shown may be used in either the horizontally split body
and adding greater strength and vulcanizing surface.
illustrated in FIGS. 1 to 3 or the vertically split body
shown in FIG. 18, for instance, the sealing feature, or
Parts 10 and 11 are vulcanized together and then slid
the various modi?cations of the resilient seats (FIGS.
which are bent up to partially enclose the resilient seat
underneath an overhanging portion of the. groove formed
3, 9-11, 20) etc.
in the valve body, as shown in FIG. 11.
For the valve body shown in FIG. 18, a continuous
10
FIGS. 12, 13 and 14 show a resilient bearing 12 of
ring type of resilient seat can be used of the construction
rubber or similar material in the form of a ring having
shown in any of the modi?cations shown, but particu~
larly that of FIGS. 9-11.
a peripheral groove 13 into which is ?tted the semi
circular end portion of resilient seat 10 as shown more
A preferred valve is one having the split body shown
clearly in FIGS. 8 and 15. Thus a resilient seat or bear
15 in FIGS. 1-3, a groove as shown in FIG. 11, an ex
ing is provided for the butter?y valve disc 5.
FIG. 16 shows another important feature of the inven
ternal seal adjusting means as shown in FIG. 16, a seal
clamping means as shown in FIG. 19 and with an O-ring
seal as shown in FIG. 17.
tion which enables adjustment from outside the valve to
compensate for wear of the resilient seat for disc 15.
Furthermore my split valve body or externally ad
justable bearing (FIG. 16) may be used with other types
A resilient seat 17, in the form of a ?at disc of rubber,
neoprene or similar material, provides a plane surface
against which the valve disc 15 revolves as the butter?y
valve is opened or closed. A ?anged, slidably mounted
of seals or seats, such as seats of bronze, babbit or other
suitable metal, since they also tend to leak at the shaft
and hub. The O-ring of FIG. 18 is also suitable for
metal seated valves.
bearing 17a is connected to pushrods 18 sliding through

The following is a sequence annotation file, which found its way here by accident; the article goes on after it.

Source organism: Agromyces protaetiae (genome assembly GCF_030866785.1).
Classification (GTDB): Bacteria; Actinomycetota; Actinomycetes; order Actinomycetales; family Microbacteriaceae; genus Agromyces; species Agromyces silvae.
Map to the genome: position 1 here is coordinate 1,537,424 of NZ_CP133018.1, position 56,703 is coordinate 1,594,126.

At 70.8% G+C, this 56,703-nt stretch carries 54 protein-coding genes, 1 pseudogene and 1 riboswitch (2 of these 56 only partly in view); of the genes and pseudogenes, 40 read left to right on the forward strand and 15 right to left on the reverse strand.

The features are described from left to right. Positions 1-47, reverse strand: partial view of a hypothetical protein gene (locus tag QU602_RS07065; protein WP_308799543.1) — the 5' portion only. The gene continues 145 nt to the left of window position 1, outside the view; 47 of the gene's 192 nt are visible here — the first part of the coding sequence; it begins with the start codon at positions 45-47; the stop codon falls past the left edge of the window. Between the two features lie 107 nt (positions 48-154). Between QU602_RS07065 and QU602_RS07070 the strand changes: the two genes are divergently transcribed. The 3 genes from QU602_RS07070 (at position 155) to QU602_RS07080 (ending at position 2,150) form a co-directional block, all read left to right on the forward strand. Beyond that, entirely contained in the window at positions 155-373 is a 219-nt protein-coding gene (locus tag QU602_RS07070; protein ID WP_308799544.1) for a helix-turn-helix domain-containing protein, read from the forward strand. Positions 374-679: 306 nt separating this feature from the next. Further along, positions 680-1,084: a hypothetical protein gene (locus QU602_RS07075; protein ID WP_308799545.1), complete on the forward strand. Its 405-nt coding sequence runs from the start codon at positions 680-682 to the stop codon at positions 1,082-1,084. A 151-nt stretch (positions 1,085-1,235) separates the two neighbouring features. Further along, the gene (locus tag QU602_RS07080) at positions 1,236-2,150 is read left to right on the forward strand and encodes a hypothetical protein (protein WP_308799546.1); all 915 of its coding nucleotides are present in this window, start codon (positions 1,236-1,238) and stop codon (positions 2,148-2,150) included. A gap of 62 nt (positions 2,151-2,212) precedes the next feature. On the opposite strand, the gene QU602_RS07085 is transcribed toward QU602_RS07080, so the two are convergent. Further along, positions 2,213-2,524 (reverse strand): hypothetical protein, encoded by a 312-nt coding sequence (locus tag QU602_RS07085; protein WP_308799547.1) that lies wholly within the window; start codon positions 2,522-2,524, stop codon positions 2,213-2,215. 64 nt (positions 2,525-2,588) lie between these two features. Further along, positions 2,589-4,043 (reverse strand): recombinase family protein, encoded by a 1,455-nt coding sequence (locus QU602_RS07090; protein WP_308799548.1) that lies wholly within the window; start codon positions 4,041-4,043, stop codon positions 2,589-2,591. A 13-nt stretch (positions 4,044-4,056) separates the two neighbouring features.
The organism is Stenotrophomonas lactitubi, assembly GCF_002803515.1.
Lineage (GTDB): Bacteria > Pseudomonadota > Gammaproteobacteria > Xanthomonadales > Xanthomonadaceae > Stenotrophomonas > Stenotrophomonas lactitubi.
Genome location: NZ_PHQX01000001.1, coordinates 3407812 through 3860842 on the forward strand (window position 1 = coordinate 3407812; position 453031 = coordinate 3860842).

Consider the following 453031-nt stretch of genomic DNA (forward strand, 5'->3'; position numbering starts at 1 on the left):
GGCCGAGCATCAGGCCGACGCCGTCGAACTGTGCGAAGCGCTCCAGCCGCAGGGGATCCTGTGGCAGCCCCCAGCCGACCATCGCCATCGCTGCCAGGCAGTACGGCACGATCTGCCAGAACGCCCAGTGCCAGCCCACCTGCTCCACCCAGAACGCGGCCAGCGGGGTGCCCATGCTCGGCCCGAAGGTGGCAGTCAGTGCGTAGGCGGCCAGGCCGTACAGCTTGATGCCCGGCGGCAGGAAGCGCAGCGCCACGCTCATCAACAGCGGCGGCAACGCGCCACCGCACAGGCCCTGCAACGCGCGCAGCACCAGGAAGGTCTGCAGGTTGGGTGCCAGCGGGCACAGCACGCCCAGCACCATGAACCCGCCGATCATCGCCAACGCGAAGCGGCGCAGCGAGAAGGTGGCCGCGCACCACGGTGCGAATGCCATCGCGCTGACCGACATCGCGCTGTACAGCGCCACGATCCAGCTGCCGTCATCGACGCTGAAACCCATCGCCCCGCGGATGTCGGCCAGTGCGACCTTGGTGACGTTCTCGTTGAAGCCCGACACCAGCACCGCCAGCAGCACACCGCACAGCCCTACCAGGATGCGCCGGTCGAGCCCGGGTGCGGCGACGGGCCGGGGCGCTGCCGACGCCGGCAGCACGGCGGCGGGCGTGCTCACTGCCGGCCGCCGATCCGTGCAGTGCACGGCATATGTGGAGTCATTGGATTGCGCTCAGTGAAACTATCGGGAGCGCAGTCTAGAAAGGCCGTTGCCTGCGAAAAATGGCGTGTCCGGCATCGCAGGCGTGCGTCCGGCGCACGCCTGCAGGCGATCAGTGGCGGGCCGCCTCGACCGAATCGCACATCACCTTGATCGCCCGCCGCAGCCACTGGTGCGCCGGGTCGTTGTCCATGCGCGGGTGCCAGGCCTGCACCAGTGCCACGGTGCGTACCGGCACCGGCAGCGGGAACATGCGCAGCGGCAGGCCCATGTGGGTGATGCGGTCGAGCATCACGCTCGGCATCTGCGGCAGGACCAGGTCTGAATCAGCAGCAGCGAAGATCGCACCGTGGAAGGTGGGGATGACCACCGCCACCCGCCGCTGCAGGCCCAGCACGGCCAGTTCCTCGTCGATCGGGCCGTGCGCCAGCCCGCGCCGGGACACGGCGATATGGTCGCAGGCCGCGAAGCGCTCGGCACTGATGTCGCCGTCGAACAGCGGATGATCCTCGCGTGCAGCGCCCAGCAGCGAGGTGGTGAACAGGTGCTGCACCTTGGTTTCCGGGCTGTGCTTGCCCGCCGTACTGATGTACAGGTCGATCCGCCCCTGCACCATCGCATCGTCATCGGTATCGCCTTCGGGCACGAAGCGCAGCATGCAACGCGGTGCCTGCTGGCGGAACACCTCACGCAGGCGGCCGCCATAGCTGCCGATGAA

holes in brackets 18a and which are held in any se
lected horizontal position by bolts 19.
This arrange
25
Thus it will be seen that I have provided an e?icient
butter?y valve which is especially suitable for large
ment provides a means for selectively increasing the
pressure exerted against the resilient seat 17 by press
water pipe lines and in which parts, such as the resilient
valve disc 15 to compensate for wear. This feature of
adjusting for wear from outside the valve is unique and
a resilient seated valve that can be adjusted from out
side the valve to compensate for wear, without inter
very important since it eliminates the necessity of re
moving the valve from service.
FIG. 17 ‘shows a continuous resilient ring 31 set into
fering with valve service; additionally, I have provided
valve disc is in the open, closed or intermediate posi
a circular groove or recess on the hub 15a of the valve
tions and in which means are provided to prevent leak
seat, louvre, etc. may be replaced without removing the
ing the bearing ?ange 17a against it. Of course other
valve from the line; furthermore I have provided a metal
arrangements may be employed to adjust or regulate the 30 reinforced resilient seat that prevents dislodgement and
pressure of the bearing ?ange against the hub of the
insures security of the resilient seat; also, I have provided
a resilient seated valve in which contact between the
louvre or disc 15, which resilient endless ring may be re
ferred to as an O ring. Such ring serves several pur
age of liquid into the hollow valve disc; also, I have
provided a resilient seated valve in which the ?uid being
poses, such as ( 1) assuring a leak-proof contact point 40 container or controlled cannot enter the valve bearings
regardless of the position of the valve disc.
between the valve louvre hub 15a and resilient valve seat
(2) providing a contact point of low friction coe?icient
While I have illustrated and described several embodi
between the hub 15:: and resilient valve seat thereby re
ments of my invention, it will be understood that these
ducing seat wear and (3) providing a seal to prevent the